The equity markets peaked in January; the Sensex touched a life high of 42,273.87 on January 20, 2020. From that peak, in just two months, the market has plunged a mind-boggling 30 per cent and it could fall even more, given that there is still a lot of uncertainty about the Covid-19 outbreak and when it is going to end. In short, the equity markets are not for the faint-hearted. But, it is also equity that has given high, long-term returns. Raghvendra Nath, managing director, Ladderup Wealth Management, shares his thoughts on how to overcome such major events.
Have patience. Markets always bounce back
For somebody who started investing in capital markets three years back, or maybe six months to one year back, this experience is extremely painful; they have not only lost the returns that they had generated, but also their capital is down substantially. But, anyone who has been in the equity market for 10 to 15 years can confirm that a fall like this is succeeded by an equally aggressive move up. The timing of the move up is completely uncertain. For investors who are holding high quality stocks or mutual funds or even portfolio management schemes, remaining patient is the best thing to do now. Markets are down because of uncertainty. The moment that ends, markets bounce back. So, just stay invested.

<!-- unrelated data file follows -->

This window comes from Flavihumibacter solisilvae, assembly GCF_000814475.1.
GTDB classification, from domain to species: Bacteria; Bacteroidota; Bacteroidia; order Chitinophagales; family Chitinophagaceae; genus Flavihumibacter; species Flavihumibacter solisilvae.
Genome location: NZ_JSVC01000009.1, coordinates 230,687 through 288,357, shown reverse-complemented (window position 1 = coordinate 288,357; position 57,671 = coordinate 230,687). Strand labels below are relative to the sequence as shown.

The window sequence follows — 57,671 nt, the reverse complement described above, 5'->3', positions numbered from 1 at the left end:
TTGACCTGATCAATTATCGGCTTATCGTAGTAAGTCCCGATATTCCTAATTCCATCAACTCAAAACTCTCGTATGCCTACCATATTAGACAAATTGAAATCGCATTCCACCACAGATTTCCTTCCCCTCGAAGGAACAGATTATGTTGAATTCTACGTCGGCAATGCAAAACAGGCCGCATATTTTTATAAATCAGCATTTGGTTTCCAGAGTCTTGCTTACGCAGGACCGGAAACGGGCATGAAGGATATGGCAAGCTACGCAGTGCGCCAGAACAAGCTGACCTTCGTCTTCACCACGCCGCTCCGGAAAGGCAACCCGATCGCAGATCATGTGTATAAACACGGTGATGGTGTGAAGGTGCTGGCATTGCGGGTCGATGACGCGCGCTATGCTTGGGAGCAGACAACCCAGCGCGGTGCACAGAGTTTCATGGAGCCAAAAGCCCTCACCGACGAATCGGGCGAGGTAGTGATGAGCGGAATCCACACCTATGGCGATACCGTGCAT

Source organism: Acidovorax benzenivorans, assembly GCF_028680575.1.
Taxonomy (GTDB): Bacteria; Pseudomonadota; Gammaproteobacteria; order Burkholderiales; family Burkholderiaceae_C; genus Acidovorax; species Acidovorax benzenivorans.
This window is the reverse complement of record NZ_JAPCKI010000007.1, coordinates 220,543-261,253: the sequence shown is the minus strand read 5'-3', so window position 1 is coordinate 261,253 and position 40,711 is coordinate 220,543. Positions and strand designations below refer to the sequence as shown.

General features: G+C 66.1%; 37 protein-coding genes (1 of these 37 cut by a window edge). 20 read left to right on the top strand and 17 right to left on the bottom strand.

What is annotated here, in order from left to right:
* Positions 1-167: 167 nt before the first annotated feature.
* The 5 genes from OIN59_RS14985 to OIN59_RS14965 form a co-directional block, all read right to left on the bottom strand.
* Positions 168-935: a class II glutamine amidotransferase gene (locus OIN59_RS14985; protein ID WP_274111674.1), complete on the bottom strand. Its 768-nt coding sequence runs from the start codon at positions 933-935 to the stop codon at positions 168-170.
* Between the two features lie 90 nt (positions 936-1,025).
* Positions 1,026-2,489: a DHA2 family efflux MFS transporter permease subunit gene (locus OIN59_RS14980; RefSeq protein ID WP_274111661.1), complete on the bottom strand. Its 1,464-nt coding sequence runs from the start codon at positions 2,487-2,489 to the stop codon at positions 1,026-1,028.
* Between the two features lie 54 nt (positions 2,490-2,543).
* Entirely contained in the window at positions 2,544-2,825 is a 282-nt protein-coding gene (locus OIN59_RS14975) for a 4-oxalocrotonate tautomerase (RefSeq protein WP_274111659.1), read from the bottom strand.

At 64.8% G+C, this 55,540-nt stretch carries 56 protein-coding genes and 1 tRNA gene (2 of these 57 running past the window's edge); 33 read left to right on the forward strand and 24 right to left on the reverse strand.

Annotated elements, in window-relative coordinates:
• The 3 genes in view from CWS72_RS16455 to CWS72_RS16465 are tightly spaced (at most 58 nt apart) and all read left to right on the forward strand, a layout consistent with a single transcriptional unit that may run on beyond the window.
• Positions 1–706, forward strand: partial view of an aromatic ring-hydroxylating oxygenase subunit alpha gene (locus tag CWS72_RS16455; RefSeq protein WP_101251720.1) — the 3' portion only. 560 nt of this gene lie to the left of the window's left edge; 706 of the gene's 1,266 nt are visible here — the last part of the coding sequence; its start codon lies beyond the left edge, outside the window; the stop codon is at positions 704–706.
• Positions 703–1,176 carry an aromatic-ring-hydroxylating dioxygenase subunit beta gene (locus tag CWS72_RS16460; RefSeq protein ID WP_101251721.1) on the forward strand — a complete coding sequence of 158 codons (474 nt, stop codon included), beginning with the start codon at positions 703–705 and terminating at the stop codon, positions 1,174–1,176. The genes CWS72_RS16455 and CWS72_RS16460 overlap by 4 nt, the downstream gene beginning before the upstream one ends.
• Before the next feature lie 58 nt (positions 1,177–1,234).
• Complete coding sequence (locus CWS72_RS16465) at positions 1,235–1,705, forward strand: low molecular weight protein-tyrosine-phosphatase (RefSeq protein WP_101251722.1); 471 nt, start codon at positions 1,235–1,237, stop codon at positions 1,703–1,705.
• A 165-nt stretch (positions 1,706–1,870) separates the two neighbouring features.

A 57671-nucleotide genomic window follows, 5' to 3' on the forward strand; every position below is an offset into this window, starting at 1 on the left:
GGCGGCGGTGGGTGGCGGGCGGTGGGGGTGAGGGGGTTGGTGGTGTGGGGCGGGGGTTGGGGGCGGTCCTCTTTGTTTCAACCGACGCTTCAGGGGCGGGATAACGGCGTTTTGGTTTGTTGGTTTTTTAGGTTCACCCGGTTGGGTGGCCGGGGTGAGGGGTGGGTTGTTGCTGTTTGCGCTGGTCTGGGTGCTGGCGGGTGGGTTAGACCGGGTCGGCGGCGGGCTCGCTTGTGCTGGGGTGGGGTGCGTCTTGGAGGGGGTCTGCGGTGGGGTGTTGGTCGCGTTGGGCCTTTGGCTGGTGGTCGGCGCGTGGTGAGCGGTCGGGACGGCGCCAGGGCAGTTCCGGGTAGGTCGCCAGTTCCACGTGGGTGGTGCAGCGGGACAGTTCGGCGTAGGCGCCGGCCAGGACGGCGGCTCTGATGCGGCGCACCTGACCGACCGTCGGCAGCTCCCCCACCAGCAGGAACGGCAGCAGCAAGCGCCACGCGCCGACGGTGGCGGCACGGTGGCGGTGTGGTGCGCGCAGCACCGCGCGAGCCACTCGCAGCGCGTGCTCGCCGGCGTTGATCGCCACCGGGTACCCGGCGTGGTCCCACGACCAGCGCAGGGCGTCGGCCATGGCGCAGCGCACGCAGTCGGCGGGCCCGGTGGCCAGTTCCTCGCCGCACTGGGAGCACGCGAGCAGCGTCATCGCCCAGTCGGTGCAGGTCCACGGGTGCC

Increase equity allocations
This is a good time to basically double investments, because you will find markets extremely cheap. The valuations, which used to be there around 2011-2012 have come back. These are basically good times to invest for someone who is not exposed to the market. You should be aggressive on equities because when you are investing at these levels there is a downside, but there will be substantial upside over two to four years later.
Diversify your investments
Diversification is always good. Having multiple asset classes and multiple investments within each asset class always helps you in lowering the overall volatility of the portfolio. We have never recommended a 100 per cent equity portfolio to anybody.
Balance your portfolio
You should always have a balanced outlook towards your investments because you are looking at optimising returns. Equity should find a predominant place in the portfolio of any investor who is under 60 years of age. Rest could be in things like fixed income, gold and real estate.
Ensure some safety
If you are looking for a safe haven asset, look at fixed income. Put your money in a fixed deposit of a strong bank.
Tips for senior citizens
Let us say a person has just retired. Consideration has to be that he has 20 to 30 years to live and in this period you have multiple market cycles. So, having a 30 to 40 per cent allocation to equity is not a bad thing at all. The thing is that this 30 to 40 per cent should remain long-term and people should be able to ride out the volatility and not panic and get out of it, creating a permanent loss.